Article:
I have certain trades that are just scalp trades which are a 1:1 reward/risk ratio but the win/loss on them is about 90%. So, it’s easier to anticipate the movement of the market for the short term as it is with the long term. So, everything looks good by the time you get in, but after you get in who knows, maybe the market sentiment changes a little bit over the hour, maybe some unexpected news, or even just a rumour. Markets are very fickle.

Cam Hawkins:

How many active trades do you have at one time?

Barry Burns:

Normally, just one if I’m day trading. I’ll do as many as two.

Cam Hawkins:

What would be your average trade length?

Barry Burns:

Anywhere from maybe, two to 10 minutes.

Cam Hawkins: 

What does your typical trading day look like?

Barry Burns:

If you’re day trading, I think a lot of day traders get up and just kind of get up a grab a coffee, maybe do some research. I don’t do any research by the way. The only thing I’ll do as far as research goes is check the economic calendar for that day. But what I do is I get up just like I’m going to work. So, I’ll have a nice healthy breakfast, have a shower, get dressed nicely, do exercise and Tai Chi. So by the time I’m ready to trade I’m in optimal mental and physical condition.

A big part of trading, I think, is managing yourself.

Cam Hawkins:

In the beginning, what differentiated you from the average Ma or Pa trader out there? What traits did you have, what actions did you take?

Barry Burns: 

I was talking with a friend and he’s a multi-millionaire as well and he said he gets asked that question all the time and I said “Yeah, how do you answer that one?” He said it’s a tough one because people are expecting some sort of magic wand or interesting insight and he said, “It’s just a lot of hard work”. And I was “Yeah that’s pretty much it too” it’s not really anything interesting it’s just I think I have more persistence, maybe more patience, my work ethics are off the charts and that is inspired though, by my passion for trading. It was just never an option to not succeed. And so I would just keep going and I enjoyed the learning process. There were times where I would get frustrated and things didn’t work out, or I’d wake up and a stock went down 50% overnight. I would just say, work ethic, persistence, never giving up, and another thing I’d add is being smart about it. I think a lot of people jump in with too much money too soon and that’s just a recipe for disaster and I would say it takes about 4 years to learn to become a professional trader. That’s what it took me. It’s really like a college education. So take it slow, get a great education, trade on a demo account, trade with a little bit of money so that you’re not putting too much emotion into the market. That changes the way you behave. And I did that, that’s the recipe I followed and I was patient, I wasn’t too anxious to become a millionaire overnight.  I guess, maybe with my dad I already had some pretty realistic expectations. My dad was super conservative in that way as well.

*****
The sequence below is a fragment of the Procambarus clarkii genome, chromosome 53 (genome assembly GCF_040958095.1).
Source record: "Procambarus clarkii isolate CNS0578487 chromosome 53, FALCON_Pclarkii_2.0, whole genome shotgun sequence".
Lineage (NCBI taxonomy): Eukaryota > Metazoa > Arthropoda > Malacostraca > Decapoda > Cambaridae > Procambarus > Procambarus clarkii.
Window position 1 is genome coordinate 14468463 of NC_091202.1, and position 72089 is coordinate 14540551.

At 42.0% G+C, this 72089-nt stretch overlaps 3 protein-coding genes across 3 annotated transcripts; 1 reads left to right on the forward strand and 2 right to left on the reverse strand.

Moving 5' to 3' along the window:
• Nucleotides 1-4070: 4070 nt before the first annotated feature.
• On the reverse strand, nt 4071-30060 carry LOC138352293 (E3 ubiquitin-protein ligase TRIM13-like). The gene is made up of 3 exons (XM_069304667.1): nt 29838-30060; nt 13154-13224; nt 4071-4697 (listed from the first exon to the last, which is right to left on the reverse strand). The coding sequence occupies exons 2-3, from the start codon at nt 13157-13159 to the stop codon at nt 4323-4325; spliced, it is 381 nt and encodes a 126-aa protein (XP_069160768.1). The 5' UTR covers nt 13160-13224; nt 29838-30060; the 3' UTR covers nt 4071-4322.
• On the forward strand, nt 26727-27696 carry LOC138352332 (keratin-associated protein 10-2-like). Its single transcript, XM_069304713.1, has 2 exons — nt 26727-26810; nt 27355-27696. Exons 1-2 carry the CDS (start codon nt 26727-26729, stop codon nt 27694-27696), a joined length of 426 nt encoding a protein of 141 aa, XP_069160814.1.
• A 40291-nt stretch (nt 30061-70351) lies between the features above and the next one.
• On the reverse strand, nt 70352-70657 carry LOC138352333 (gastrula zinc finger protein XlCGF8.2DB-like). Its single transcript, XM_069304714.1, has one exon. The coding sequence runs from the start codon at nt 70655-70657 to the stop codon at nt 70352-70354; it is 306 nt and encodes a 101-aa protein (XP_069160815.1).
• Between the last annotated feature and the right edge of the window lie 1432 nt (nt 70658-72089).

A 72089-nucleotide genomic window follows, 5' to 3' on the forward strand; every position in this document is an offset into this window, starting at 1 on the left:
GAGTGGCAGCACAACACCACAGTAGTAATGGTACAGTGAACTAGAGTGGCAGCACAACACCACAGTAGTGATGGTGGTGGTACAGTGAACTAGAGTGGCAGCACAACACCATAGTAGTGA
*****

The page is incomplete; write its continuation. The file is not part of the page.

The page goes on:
Cam Hawkins:

If you were a retail trader working a day job, what 3 steps would you take to start earning an income as a trader?

Barry Burns:

I never had to do that, but I guess if I did I would probably swing trade. Meaning I would trade daily charts and trade stocks and Exchange Traded Funds, things like that. On a daily chart, where I wouldn’t have to be watching it intra day. Even today when I swing trade. After the market closes and I’m done with my work after trading which is a little process I have to do, then I’ll take a break and I’ll come back and look at my swing trading positions. And I place buy stops where I want to get in and the next day, I’ll put those into the market with my broker, they’ll either get filled or they don’t. But I never have to look at the market live with those swing trades. The other thing is I like to trade Options on that because I like the flexibility with Options. The other thing, depending on where the person lives, if the market is open during their work hours then go to something like Spot Forex that trades 247 and follow the sun around the world. And trade the currency that’s available when you’re available.

Cam Hawkins: 

Can you explain to the listeners your preferred trading strategy, the ins and outs of how it works and why you choose this type of strategy over others?

Barry Burns:

I’ll share a couple of specific strategies. These are both based on what I call the reload pattern. The simplest one to understand is when we have an uptrend. I look for that uptrend in price. It’s especially good if it’s early in the trend. Then I look at momentum. I’m really big into momentum. I think a lot of people underestimate how important momentum is. Now, what’s interested is because these energies are non-correlated, you’ll see times when price it trending up and momentum is actually trending down. Some people have a hard time understanding, how can that be? Well, it is, it does happen. This is actually an opportunity. I call it the reload pattern. You’re familiar I’m sure with how people measure waves on price. I do that too. I don’t use Elliott Wave, I use a more objective wave measure. But I also count waves on momentum. And that I think is fairly unique. I’ve never seen anyone else do that. So, what I’ll do is look for a price trending up and a 5 wave down pattern on momentum. What happens is, that energy of momentum will then release back to the upside. Five waves is an extended momentum duration. The average momentum wave it 3, the average trend wave on price is 5. So they have different averages. I look for an extended downward trend in momentum and then I trade that back in the direction of the price trend which is up. That is a really really powerful trade. Very high win/loss ratio and depending on the timing of the price trend it can be a good reward/risk ratio as well.